Last week we talked about income and payroll taxes for a student who works and earns income https://hwco.cpa/tax-tip-tuesday-5-29-18/ This week, let’s talk about a student’s unearned income.
For many years, high-income families would funnel unearned income through their children’s social security numbers as a way to save on paying taxes. This led to the Kiddie Tax in the 1980s. This taxed children’s unearned income at a very high rate. Fast forward to 2017…the Tax Cuts and Jobs Act (TCJA) makes some big changes to the Kiddie Tax starting this year (2018.)
The Kiddie Tax applies only to unearned income a child receives from income-producing property (or investment property,) such as cash, stocks, bonds, mutual funds, etc. It does NOT apply to any salary or wages that a child earns through a job…that income is taxed at the regular income tax rate.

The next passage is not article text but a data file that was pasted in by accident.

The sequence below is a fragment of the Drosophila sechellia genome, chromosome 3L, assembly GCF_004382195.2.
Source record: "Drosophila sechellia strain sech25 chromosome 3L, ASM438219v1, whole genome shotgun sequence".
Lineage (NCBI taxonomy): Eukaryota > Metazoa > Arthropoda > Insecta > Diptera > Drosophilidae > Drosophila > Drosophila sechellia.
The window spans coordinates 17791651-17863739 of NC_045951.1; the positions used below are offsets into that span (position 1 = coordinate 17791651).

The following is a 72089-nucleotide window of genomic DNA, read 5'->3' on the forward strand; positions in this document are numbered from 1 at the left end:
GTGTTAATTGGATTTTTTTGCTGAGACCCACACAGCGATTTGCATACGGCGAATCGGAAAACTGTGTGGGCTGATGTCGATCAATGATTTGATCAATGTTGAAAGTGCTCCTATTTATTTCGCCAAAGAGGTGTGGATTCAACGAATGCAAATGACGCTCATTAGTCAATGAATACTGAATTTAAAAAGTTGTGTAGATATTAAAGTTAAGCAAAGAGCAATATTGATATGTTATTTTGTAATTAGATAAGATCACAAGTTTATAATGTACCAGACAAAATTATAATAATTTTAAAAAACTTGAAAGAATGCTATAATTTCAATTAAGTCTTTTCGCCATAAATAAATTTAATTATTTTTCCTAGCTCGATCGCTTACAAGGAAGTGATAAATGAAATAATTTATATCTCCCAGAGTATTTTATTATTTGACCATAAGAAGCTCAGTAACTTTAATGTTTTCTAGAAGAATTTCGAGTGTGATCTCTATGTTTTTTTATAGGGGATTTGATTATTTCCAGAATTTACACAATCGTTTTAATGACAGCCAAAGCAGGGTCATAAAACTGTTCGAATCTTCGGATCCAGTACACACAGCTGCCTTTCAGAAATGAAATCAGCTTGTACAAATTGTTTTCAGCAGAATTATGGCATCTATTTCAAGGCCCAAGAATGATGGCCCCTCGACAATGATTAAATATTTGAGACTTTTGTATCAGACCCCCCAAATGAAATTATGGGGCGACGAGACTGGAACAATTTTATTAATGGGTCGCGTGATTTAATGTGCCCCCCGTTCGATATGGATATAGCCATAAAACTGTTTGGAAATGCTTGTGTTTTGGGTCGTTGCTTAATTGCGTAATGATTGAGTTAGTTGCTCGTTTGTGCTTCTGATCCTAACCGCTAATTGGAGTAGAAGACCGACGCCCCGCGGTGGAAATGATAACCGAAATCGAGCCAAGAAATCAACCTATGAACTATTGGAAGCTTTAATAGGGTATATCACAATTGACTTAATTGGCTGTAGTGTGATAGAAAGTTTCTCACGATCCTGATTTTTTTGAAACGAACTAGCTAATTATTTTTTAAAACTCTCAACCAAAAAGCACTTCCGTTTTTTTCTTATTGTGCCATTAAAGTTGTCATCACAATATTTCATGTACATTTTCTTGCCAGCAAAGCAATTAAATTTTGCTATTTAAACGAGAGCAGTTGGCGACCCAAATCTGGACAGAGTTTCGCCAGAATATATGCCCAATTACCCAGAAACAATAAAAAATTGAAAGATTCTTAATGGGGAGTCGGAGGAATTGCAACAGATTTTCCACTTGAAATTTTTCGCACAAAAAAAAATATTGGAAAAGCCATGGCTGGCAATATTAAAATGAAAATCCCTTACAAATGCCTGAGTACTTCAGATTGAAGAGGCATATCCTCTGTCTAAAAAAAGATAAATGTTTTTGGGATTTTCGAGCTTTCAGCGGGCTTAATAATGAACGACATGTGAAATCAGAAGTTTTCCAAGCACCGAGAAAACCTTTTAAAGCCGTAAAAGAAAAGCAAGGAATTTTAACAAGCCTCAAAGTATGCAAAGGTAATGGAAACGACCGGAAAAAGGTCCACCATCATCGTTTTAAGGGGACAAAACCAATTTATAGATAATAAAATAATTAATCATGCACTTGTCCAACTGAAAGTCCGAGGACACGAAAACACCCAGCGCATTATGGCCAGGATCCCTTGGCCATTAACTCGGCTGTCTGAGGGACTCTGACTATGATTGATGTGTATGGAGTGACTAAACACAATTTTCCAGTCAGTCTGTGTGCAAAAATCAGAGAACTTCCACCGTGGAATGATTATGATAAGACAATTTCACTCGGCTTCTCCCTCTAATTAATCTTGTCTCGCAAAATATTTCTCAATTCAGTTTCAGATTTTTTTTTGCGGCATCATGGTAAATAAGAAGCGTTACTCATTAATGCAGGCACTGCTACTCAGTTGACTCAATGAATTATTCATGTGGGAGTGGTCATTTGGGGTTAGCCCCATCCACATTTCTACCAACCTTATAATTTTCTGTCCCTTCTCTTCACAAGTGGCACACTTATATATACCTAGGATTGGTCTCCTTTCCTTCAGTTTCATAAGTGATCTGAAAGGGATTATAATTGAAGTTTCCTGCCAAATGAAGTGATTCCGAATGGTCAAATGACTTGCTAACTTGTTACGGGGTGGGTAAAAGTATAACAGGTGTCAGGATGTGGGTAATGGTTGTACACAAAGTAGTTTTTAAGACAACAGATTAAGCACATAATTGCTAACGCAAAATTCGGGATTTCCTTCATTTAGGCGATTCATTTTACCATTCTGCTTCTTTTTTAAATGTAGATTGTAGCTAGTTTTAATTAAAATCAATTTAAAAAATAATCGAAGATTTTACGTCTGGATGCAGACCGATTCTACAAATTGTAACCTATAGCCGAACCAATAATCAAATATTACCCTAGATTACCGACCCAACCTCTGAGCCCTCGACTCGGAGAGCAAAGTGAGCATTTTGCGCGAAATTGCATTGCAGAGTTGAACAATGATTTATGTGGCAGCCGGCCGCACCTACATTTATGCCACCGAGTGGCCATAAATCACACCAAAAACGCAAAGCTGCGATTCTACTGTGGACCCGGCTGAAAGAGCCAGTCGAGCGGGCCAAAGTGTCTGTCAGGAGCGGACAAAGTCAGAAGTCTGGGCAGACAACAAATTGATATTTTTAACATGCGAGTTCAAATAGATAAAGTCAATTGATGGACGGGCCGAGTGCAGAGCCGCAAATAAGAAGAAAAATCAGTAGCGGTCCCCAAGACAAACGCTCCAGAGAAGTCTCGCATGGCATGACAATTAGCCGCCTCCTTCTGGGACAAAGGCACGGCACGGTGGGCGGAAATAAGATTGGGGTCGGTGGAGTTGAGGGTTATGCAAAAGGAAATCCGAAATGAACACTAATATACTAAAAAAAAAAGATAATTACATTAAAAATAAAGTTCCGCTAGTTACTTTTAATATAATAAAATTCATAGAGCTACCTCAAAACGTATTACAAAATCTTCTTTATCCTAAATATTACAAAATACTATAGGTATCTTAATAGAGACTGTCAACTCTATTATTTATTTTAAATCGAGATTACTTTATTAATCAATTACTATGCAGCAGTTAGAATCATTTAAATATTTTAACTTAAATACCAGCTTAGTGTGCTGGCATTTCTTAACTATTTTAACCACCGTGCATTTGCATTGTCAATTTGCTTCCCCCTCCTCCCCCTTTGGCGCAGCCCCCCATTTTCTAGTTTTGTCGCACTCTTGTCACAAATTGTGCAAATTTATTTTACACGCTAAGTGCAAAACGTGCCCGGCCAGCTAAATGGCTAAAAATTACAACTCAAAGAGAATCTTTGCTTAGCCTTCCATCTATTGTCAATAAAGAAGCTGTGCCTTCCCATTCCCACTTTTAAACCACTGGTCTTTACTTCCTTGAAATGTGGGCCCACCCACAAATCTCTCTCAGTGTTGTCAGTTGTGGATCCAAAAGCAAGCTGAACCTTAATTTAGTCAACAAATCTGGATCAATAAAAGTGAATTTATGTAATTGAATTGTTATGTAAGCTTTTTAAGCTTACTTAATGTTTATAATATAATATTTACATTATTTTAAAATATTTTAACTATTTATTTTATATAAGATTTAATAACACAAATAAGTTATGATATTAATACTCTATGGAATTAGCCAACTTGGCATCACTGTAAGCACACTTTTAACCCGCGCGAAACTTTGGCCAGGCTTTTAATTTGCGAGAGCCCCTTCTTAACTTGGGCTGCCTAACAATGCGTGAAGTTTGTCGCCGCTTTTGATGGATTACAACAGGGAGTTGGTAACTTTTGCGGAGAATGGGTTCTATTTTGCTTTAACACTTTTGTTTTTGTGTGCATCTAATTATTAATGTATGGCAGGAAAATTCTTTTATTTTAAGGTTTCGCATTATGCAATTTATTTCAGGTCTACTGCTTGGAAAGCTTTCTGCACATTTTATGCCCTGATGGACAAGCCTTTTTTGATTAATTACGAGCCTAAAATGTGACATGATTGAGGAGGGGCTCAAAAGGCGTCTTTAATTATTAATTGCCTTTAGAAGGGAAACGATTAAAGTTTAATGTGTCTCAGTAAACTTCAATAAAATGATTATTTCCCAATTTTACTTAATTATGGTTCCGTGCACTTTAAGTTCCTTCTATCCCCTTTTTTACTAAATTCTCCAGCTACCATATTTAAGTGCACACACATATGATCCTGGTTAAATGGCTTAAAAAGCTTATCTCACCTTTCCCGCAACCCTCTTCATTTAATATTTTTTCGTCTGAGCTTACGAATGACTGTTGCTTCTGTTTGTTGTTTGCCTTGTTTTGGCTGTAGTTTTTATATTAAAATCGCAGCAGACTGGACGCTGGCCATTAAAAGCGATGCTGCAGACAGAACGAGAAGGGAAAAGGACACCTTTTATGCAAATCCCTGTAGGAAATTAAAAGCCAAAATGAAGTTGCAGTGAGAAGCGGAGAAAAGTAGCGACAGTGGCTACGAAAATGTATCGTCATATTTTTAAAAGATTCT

Prior to 2018, children could pay their own income tax rate on unearned income, up to a threshold of $2,100. All unearned income above that amount was taxed at their parent’s highest income tax rate.
Starting in 2018, the TCJA changes the rates for the Kiddie Tax. Children’s unearned income over $2,100 will be taxed using the brackets and rates for trusts and estates. These are shown on the following chart:
|Kiddie Taxable Unearned Income||Tax Rate|
|Up to $2,550||10%|
These rates can be higher than the parent’s rate, which would have been applied under the previous law.
With these changes, it’s important to keep track of children’s unearned income to make sure they avoid the highest bracket.
To discuss the Kiddie Tax, contact an HW&Co. tax professional…let’s talk.